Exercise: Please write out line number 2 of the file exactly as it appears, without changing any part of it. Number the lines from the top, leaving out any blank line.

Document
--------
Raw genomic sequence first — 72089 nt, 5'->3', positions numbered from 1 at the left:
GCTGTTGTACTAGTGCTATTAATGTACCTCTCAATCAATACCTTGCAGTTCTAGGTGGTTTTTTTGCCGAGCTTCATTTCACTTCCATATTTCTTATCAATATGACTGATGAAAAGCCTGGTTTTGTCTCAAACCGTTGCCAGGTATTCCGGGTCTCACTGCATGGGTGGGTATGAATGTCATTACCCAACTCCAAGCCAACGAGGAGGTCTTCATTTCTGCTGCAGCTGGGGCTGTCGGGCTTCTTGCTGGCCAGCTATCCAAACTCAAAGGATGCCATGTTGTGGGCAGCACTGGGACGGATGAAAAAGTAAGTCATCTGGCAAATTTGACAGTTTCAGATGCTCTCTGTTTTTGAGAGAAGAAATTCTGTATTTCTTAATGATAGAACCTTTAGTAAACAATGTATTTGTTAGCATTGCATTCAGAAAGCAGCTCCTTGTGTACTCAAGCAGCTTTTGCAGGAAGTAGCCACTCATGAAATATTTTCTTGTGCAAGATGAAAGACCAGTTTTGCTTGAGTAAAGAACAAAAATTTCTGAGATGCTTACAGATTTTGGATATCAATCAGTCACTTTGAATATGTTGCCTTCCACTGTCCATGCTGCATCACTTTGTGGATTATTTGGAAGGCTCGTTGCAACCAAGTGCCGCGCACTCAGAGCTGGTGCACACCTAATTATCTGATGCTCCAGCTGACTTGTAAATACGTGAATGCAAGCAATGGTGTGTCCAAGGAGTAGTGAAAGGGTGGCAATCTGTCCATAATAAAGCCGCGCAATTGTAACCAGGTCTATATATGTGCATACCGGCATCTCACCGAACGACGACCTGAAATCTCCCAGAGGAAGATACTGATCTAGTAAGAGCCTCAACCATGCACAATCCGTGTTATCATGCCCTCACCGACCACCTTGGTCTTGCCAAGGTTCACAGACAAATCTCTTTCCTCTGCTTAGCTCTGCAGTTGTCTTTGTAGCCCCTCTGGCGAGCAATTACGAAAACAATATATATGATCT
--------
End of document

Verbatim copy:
GCTGTTGTACTAGTGCTATTAATGTACCTCTCAATCAATACCTTGCAGTTCTAGGTGGTTTTTTTGCCGAGCTTCATTTCACTTCCATATTTCTTATCAATATGACTGATGAAAAGCCTGGTTTTGTCTCAAACCGTTGCCAGGTATTCCGGGTCTCACTGCATGGGTGGGTATGAATGTCATTACCCAACTCCAAGCCAACGAGGAGGTCTTCATTTCTGCTGCAGCTGGGGCTGTCGGGCTTCTTGCTGGCCAGCTATCCAAACTCAAAGGATGCCATGTTGTGGGCAGCACTGGGACGGATGAAAAAGTAAGTCATCTGGCAAATTTGACAGTTTCAGATGCTCTCTGTTTTTGAGAGAAGAAATTCTGTATTTCTTAATGATAGAACCTTTAGTAAACAATGTATTTGTTAGCATTGCATTCAGAAAGCAGCTCCTTGTGTACTCAAGCAGCTTTTGCAGGAAGTAGCCACTCATGAAATATTTTCTTGTGCAAGATGAAAGACCAGTTTTGCTTGAGTAAAGAACAAAAATTTCTGAGATGCTTACAGATTTTGGATATCAATCAGTCACTTTGAATATGTTGCCTTCCACTGTCCATGCTGCATCACTTTGTGGATTATTTGGAAGGCTCGTTGCAACCAAGTGCCGCGCACTCAGAGCTGGTGCACACCTAATTATCTGATGCTCCAGCTGACTTGTAAATACGTGAATGCAAGCAATGGTGTGTCCAAGGAGTAGTGAAAGGGTGGCAATCTGTCCATAATAAAGCCGCGCAATTGTAACCAGGTCTATATATGTGCATACCGGCATCTCACCGAACGACGACCTGAAATCTCCCAGAGGAAGATACTGATCTAGTAAGAGCCTCAACCATGCACAATCCGTGTTATCATGCCCTCACCGACCACCTTGGTCTTGCCAAGGTTCACAGACAAATCTCTTTCCTCTGCTTAGCTCTGCAGTTGTCTTTGTAGCCCCTCTGGCGAGCAATTACGAAAACAATATATATGATCT